• Opening a new office in London
• Social Orienteering using social networks to drive innovations to market faster
Cars.com for bicycles (the group picked this one)
• Creating a space for open innovation creation of medical devices
• Designing a platform to “kill Facebook”
• Connecting ideas via design translation
• Developing a business development tool for artists (artist entrepreneurs)

Then the facilitators shared the trigger question for the remainder of the session: “If there were no fears what would you be doing today?” Based on that we had a great time sharing stories and ideas, exploring the Car.com model for bicycles and the owner of the idea left with a catalog of things to try and resources to tap. A very cool model that warrants additional exploration.

WordPress WorksAryon Hose Hon and updatecontent.com
This was a great session for users of WordPress. Aryon was a wealth of knowledge regarding ways to improve site performance, including ways to improve ongoing maintenance, design, hosting and content management. I’ll be exploring many of his links in the coming days and weeks ahead.

Which brings into focus another great realization from barcamp; often people share with each other the very things that make them successful in the business world. They give away best practices, hard-earned shortcuts and tips and highlight personal missteps that they want others to avoid. This spirit of generosity is pervasive. And it is all done in the spirit of a complete absence of selling.

Traffic Stephen Gill, Leadnomics
The last session we attended had a highly technical focus on ways to manage and drive traffic on websites. Again it was filled with tips and trips. (Did you know that the image of a padlock on your website can improve click-through performance by as much as 50%? Neither did I!) Stephen shared widely and openly about ways to improve website performance. It was a mix of usability design, social psychology and technical expertise, and while the room in which he presented wasn’t very conducive to group discussion there were a lot of gems shared.

All in all, a great day. We can’t wait for the next one and look forward to being able to fully participate in the pre and post barcamp activities which, strangely enough, involved bars.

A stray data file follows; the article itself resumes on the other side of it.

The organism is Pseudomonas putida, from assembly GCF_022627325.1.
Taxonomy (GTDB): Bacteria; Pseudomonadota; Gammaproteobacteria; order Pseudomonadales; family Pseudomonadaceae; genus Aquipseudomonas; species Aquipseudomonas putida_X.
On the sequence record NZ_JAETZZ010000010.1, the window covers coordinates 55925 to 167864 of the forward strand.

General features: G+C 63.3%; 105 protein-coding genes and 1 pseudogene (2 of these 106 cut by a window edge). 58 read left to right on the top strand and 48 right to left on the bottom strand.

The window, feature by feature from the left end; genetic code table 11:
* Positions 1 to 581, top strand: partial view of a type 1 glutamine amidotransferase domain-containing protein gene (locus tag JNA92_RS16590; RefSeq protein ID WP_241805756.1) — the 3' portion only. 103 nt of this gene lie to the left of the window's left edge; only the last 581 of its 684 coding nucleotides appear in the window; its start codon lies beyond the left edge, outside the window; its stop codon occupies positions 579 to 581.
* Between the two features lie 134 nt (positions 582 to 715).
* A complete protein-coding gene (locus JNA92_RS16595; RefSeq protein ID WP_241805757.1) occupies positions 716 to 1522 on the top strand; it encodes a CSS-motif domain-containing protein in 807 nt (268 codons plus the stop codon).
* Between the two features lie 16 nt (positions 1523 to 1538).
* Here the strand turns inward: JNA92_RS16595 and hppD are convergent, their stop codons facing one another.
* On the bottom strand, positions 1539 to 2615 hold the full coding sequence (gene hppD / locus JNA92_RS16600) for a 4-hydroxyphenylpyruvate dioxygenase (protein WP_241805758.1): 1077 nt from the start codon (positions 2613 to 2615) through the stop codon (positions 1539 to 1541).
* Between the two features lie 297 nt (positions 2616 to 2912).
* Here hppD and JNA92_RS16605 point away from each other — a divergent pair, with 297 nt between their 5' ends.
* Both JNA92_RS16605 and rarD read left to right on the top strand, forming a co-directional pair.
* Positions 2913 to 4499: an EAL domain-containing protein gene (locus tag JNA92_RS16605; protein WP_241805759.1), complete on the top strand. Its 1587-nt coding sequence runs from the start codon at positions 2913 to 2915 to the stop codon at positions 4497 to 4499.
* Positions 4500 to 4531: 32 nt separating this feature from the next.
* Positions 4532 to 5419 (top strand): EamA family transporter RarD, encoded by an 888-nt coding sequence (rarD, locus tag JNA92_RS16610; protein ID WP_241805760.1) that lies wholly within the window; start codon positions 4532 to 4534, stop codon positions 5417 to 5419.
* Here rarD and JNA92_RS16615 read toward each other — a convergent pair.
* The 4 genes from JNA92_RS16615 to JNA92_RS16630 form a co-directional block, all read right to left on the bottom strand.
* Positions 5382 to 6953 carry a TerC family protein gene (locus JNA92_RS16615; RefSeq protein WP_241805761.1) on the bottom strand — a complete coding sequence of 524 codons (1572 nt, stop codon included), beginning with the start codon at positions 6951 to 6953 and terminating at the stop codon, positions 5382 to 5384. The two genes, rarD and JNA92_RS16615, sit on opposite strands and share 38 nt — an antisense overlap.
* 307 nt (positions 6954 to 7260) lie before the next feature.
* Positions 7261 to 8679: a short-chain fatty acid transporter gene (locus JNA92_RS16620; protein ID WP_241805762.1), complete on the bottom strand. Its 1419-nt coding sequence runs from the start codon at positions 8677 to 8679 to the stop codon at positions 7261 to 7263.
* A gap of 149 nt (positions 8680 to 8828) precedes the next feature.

Finally, big thanks to the sponsors of the day: The University of the Arts, Independents Hall, Microsoft, CapTech, Yahoo Developmer Network, Sumo Heavy Industries, Comcast Interactive Media, Chariot Solutions, DuckDuck Go, Postmark, LessAccounting, CAOS – Technology at Wharton, Stickermule, PopChips, Chaikin Power Tools, A View From My Seat, MIssionStaff, Mashion, Wondergy, MonkoPhoto, Vacoro, PhillyMagic, BigRedTank, Old City Coffee, Food in Jars, South Street Philly Bagels, Inc., Monetate, Leadnomics, Rightaction,and National Mechanics. (Here are links to all the sponsors)

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Smart People Sharing – Part 1: Snapshot of ProductCampNYC on November 6, 2010

Early one November Saturday morning a group of 200+ people gathered at the Microsoft offices on Avenue of the Americas in mid-town Manhattan to participate in ProductCampNYC, a user-generated conference based on the barcamp model.

Here’s a great presentation providing an overview of ProductCampNYC.

For those of us who attended the inaugural one in 2009 we were excited to see another one come together and the prospects for a learning-and-networking-packed day were quite high. We had an exciting group of product, marketing and entrepreneurial professionals in attendance from various industries and diverse disciplines speaking at this year’s event. Jeff Stewart, serial entrepreneur, inventor and investor, kicked the day off as keynote speaker for the conference and he spoke to the need to manage a new enterprise like a new product.

The range of topics over the course of the day included:
• Making product development agile
• Pitfalls in trying to figure out what consumers really want
• Do you really have a product strategy?
• Beyond brainstorming
• Lean communications for product management

Several of the presentations are available for review here.

I presented on the topic, “Forget the organization chart, it’s the network that matters” and apart from the challenge of presenting without the projector and laptop being able to connect (thank goodness for the acres of whiteboards in the conference rooms of the Microsoft conference facility) it was actually a rewarding experience. One participant was kind enough to respond, “thanks for the PPT deck from #pcampnyc – great slides, but great job even without ’em!” So, I’m happy some benefit was gained. Here’s a brief overview: